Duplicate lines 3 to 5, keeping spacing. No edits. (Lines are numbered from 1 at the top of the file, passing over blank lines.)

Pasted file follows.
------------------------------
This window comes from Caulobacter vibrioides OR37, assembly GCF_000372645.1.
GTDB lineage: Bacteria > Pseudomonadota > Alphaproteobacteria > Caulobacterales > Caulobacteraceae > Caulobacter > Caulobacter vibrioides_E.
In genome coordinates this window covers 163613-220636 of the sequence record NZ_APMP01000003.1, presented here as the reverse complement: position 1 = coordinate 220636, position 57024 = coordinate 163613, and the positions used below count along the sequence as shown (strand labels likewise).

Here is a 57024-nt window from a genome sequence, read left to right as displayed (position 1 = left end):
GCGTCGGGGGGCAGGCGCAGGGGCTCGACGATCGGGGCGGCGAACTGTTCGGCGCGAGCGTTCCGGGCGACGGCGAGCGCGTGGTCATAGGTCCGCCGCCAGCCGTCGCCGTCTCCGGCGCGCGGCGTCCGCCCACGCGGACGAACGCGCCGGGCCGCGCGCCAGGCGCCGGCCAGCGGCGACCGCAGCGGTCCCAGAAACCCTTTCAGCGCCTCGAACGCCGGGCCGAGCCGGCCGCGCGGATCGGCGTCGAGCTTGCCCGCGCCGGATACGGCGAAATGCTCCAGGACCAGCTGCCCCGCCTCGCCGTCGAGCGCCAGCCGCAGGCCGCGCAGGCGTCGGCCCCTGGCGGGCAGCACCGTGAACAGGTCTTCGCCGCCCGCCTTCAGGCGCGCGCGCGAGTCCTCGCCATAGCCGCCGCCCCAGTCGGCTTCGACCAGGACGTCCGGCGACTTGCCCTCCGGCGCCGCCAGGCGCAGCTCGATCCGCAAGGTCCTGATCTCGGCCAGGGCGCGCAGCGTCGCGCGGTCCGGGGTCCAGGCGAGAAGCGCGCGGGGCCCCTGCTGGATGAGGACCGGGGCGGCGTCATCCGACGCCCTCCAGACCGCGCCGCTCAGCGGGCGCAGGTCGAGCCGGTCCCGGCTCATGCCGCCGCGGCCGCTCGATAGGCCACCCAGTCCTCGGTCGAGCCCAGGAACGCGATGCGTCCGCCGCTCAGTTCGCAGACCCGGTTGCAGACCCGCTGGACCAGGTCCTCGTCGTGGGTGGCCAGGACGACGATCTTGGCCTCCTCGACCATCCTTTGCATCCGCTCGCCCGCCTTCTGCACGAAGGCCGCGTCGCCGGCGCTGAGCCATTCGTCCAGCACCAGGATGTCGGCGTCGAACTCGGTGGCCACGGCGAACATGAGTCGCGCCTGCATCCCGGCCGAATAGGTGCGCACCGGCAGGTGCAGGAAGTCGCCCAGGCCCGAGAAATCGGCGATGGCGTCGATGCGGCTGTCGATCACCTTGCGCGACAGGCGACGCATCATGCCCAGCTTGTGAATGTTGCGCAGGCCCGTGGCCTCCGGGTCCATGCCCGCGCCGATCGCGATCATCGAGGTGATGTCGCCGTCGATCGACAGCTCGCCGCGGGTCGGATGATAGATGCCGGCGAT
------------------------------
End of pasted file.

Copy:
In genome coordinates this window covers 163613-220636 of the sequence record NZ_APMP01000003.1, presented here as the reverse complement: position 1 = coordinate 220636, position 57024 = coordinate 163613, and the positions used below count along the sequence as shown (strand labels likewise).

Here is a 57024-nt window from a genome sequence, read left to right as displayed (position 1 = left end):
GCGTCGGGGGGCAGGCGCAGGGGCTCGACGATCGGGGCGGCGAACTGTTCGGCGCGAGCGTTCCGGGCGACGGCGAGCGCGTGGTCATAGGTCCGCCGCCAGCCGTCGCCGTCTCCGGCGCGCGGCGTCCGCCCACGCGGACGAACGCGCCGGGCCGCGCGCCAGGCGCCGGCCAGCGGCGACCGCAGCGGTCCCAGAAACCCTTTCAGCGCCTCGAACGCCGGGCCGAGCCGGCCGCGCGGATCGGCGTCGAGCTTGCCCGCGCCGGATACGGCGAAATGCTCCAGGACCAGCTGCCCCGCCTCGCCGTCGAGCGCCAGCCGCAGGCCGCGCAGGCGTCGGCCCCTGGCGGGCAGCACCGTGAACAGGTCTTCGCCGCCCGCCTTCAGGCGCGCGCGCGAGTCCTCGCCATAGCCGCCGCCCCAGTCGGCTTCGACCAGGACGTCCGGCGACTTGCCCTCCGGCGCCGCCAGGCGCAGCTCGATCCGCAAGGTCCTGATCTCGGCCAGGGCGCGCAGCGTCGCGCGGTCCGGGGTCCAGGCGAGAAGCGCGCGGGGCCCCTGCTGGATGAGGACCGGGGCGGCGTCATCCGACGCCCTCCAGACCGCGCCGCTCAGCGGGCGCAGGTCGAGCCGGTCCCGGCTCATGCCGCCGCGGCCGCTCGATAGGCCACCCAGTCCTCGGTCGAGCCCAGGAACGCGATGCGTCCGCCGCTCAGTTCGCAGACCCGGTTGCAGACCCGCTGGACCAGGTCCTCGTCGTGGGTGGCCAGGACGACGATCTTGGCCTCCTCGACCATCCTTTGCATCCGCTCGCCCGCCTTCTGCACGAAGGCCGCGTCGCCGGCGCTGAGCCATTCGTCCAGCACCAGGATGTCGGCGTCGAACTCGGTGGCCACGGCGAACATGAGTCGCGCCTGCATCCCGGCCGAATAGGTGCGCACCGGCAGGTGCAGGAAGTCGCCCAGGCCCGAGAAATCGGCGATGGCGTCGATGCGGCTGTCGATCACCTTGCGCGACAGGCGACGCATCATGCCCAGCTTGTGAATGTTGCGCAGGCCCGTGGCCTCCGGGTCCATGCCCGCGCCGATCGCGATCATCGAGGTGATGTCGCCGTCGATCGACAGCTCGCCGCGGGTCGGATGATAGATGCCGGCGAT